The intimate garden: Creating gardens of power and meaning



     by Tom Spencer / Soul of the Garden



At one time or another we have all been touched by a place. It may have happened when you rounded a corner of a trail that revealed a grand vista in the Rocky Mountains. Or perhaps you remember being moved by a hidden alcove in a Mexican cathedral, lit by votive candles. Many non-native Austinites, like me, can certainly relate to where we were when we fell in love with this place, perhaps after a dip in the shockingly cool waters of Barton Springs Pool. We remember these places because at some deep level their spirit satisfies our desires. As humans, we need the embrace of place, and, in a world that is increasingly being filled with the generic, it may be up to us to create special places of our own.


For many of us, our gardens are the places that offer us the sense of connection we long for. My garden gives me a place where I can get my hands dirty, to literally embrace the cycles of the earth, but I also think of it as a canvas where I am shaping my emotional or spiritual future. I say this because my design choices—opening up a view here, or narrowing a path there—actually impact the way that I, or visitors, will respond to the spaces on a deep level. For example, a garden room hidden from view may elicit surprise and curiosity from guests when they first discover it; and its sense of isolation may invite them to spend a few quiet moments meditating on the unexpected twists and turns of life.


A good garden design technique is to inventory the kinds of emotional reactions you long for and then to match your desires with garden places that will open your spirit to those kinds of experiences. My favorite garden book, The Inward Garden: Creating a Place of Beauty and Meaning, by Julie Moir Messervy, uses a similar method of exploring the possibilities of creating garden spaces that work on us in an intimate fashion. In her book, Messervy explores what she calls “archetypal landscapes,” spaces that are universally evocative and meaningful to humanity. When I first read her descriptions of these archetypal places, I couldn’t help but think back to my own encounters with similar places and how powerfully my life had been shaped by them.


I do not have enough space here to explore each of the archetypes described by Messervy, but, I’ll share a few of her observations because I think you will find them useful, especially if you share my conviction (or obsession) that the garden path is actually a pilgrimage route.


Messervy starts her exploration of landscapes by diving into the sea—the archetypal symbol for everyone’s first landscape, the womb. In Messervy’s words, this is the landscape of “withinness” or “immersion.” In our gardens this can be expressed by a water feature, or perhaps by a great sweep of grass, or a dense thicket of bamboo. This is for those of us who seek to be “engulfed” or who long for the softness and solace that water offers our senses.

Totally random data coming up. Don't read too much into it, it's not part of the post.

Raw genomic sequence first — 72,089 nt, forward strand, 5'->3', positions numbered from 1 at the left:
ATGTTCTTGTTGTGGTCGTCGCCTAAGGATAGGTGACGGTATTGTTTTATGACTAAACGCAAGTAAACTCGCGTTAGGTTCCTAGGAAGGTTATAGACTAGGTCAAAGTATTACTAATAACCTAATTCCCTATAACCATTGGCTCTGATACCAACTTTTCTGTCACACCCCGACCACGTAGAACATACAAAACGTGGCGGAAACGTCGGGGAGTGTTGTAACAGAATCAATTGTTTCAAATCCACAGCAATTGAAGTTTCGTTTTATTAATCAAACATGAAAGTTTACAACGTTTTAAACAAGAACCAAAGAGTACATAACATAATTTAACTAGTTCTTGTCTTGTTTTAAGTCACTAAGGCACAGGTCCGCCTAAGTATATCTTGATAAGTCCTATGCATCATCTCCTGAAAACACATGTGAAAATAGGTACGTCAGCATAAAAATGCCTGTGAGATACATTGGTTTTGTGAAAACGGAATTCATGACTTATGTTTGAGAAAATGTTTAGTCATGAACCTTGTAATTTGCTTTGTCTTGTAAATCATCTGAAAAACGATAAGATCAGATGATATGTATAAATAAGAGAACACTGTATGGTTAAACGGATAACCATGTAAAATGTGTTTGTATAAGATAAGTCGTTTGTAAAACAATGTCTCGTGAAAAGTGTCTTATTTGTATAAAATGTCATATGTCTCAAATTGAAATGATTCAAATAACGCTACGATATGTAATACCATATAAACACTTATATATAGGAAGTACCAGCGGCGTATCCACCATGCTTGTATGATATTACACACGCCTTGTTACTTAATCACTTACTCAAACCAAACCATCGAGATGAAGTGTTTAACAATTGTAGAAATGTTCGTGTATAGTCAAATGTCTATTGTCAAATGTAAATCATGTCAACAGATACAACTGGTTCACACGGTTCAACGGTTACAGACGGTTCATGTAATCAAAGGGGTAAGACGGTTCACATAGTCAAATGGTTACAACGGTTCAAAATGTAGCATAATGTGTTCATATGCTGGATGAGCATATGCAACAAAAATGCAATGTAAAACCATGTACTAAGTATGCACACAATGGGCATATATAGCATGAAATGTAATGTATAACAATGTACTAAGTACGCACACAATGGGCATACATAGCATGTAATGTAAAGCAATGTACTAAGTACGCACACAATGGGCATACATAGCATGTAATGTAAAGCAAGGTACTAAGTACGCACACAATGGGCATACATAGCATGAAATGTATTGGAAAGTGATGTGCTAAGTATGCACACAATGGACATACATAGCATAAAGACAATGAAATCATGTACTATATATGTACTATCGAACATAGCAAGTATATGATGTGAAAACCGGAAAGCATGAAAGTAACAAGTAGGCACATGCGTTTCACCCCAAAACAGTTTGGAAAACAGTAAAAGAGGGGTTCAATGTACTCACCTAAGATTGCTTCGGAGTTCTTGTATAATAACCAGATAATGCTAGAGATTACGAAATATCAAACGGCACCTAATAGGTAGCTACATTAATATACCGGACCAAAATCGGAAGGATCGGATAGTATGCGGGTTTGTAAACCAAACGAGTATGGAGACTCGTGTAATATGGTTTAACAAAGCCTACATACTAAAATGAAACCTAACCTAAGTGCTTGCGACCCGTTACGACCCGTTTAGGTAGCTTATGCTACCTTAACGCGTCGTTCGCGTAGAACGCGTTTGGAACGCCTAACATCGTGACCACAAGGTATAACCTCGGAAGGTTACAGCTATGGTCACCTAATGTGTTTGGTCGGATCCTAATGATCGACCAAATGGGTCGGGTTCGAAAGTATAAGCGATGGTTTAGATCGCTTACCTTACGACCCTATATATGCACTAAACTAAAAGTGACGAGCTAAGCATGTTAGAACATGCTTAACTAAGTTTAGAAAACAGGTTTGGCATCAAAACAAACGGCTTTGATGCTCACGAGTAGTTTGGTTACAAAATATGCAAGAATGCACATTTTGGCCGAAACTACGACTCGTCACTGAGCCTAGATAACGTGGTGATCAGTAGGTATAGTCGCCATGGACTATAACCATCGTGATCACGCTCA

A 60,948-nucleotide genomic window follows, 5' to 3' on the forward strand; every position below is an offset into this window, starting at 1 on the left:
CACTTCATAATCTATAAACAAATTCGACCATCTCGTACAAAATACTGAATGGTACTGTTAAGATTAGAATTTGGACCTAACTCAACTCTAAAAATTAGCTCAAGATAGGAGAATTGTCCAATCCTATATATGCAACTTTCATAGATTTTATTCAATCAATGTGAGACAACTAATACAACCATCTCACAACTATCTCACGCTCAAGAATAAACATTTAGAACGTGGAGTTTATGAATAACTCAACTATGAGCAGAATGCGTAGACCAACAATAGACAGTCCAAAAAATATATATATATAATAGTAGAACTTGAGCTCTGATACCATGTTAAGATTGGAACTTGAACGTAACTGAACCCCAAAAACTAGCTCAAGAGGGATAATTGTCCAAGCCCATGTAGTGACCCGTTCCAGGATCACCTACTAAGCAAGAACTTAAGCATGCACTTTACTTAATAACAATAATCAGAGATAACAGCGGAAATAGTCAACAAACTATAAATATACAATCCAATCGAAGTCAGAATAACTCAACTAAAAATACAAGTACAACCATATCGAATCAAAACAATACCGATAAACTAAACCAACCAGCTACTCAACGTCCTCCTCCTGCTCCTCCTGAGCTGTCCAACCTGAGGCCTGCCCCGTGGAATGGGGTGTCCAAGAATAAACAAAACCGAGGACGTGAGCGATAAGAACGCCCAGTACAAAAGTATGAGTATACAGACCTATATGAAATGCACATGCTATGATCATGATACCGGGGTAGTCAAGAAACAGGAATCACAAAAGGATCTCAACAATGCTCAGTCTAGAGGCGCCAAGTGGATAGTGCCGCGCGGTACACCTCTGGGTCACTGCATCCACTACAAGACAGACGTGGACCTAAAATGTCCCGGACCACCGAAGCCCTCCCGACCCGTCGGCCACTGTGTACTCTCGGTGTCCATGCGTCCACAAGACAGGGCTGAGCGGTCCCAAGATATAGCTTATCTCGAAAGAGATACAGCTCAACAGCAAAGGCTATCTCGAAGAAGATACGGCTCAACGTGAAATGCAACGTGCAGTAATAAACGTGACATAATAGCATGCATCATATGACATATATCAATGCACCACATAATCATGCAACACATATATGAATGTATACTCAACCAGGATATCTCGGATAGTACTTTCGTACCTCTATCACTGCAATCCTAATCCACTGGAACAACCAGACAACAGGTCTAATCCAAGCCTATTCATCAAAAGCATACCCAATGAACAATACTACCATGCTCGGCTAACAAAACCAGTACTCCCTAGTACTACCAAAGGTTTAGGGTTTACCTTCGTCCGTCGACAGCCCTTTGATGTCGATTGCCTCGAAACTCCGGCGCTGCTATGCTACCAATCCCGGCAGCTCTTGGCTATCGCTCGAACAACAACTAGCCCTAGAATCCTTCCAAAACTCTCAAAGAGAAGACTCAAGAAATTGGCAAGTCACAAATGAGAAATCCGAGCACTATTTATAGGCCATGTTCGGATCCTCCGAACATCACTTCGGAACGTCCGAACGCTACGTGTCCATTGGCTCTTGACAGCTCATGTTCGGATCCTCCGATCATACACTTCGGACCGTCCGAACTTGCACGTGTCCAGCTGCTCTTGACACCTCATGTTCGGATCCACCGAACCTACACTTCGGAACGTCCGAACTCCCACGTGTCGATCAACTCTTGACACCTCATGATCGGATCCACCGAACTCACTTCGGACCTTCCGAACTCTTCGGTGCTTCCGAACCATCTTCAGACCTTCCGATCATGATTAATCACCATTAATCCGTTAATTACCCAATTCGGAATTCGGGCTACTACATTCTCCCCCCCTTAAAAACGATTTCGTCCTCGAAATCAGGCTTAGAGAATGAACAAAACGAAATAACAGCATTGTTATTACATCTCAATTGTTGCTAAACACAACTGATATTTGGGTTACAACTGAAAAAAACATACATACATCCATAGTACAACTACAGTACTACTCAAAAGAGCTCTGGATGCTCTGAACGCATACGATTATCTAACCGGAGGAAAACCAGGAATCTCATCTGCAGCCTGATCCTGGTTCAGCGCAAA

Another archetype described by Messervy has a particular resonance with me: the cave. She argues that humans love and respond to “nooks and crannies.” She says “berths, burrows, and hollows feel like our elemental home.” In my garden, which I have named Possumhaw Hollow, I have created my own cave, a circle of native Possumhaw Hollies that one day will cover a favorite sitting area in the garden. I look forward to the day when I can peer out on the world from my private little space surrounded by branches laden with bright red berries.


Another or Messervy’s archetypes is the island, which is a symbol of “awayness from the world.” Even if we have never experienced a true island, the word is loaded with significance. To Messervy, islands “represent safe and secret havens” and can be represented in the landscape by “a large specimen tree surrounded by lawn, a platform in the middle of a forest, a picnic blanket in a field.” These clearly defined spots center us and offer a sense of retreat.


Messervy explores other archetypes: the harbor, the mountain, the promontory, and the sky, and relates each to our own garden spaces.  It is up to us to choose which kinds of spaces we will create and how we will interpret them, but you will be surprised how often your guests will respond as you do to your islands and seas.


This search for the intimate is, I believe, related to our search for the sacred. The following story is excerpted from another book, The Temple in the House: Finding the Sacred in Everyday Architecture, by Anthony Lawlor. It illustrates just how intimate a garden can be when it is invested with love and meaning:


“The Japanese tea master Sen no Rikyu built a teahouse on the side of a hill overlooking the sea. Three guests were invited to the inaugural tea ceremony. Hearing about the beautiful site, they expected to find a structure that took advantage of the wonderful view. After arriving at the garden gate, they were perplexed to discover a grove of trees had been planted that obstructed the panorama. Before entering the teahouse, the guests followed the traditional custom of purifying their hands and mouths at the stone basin near the entry. Stooping to draw water with a bamboo ladle, they noticed an opening in the trees that provided a vision of the sparkling sea. In that humble position they awakened to the relationship between the cool liquid in the ladle and the ocean in the distance, between their individuality and the ocean of life.”



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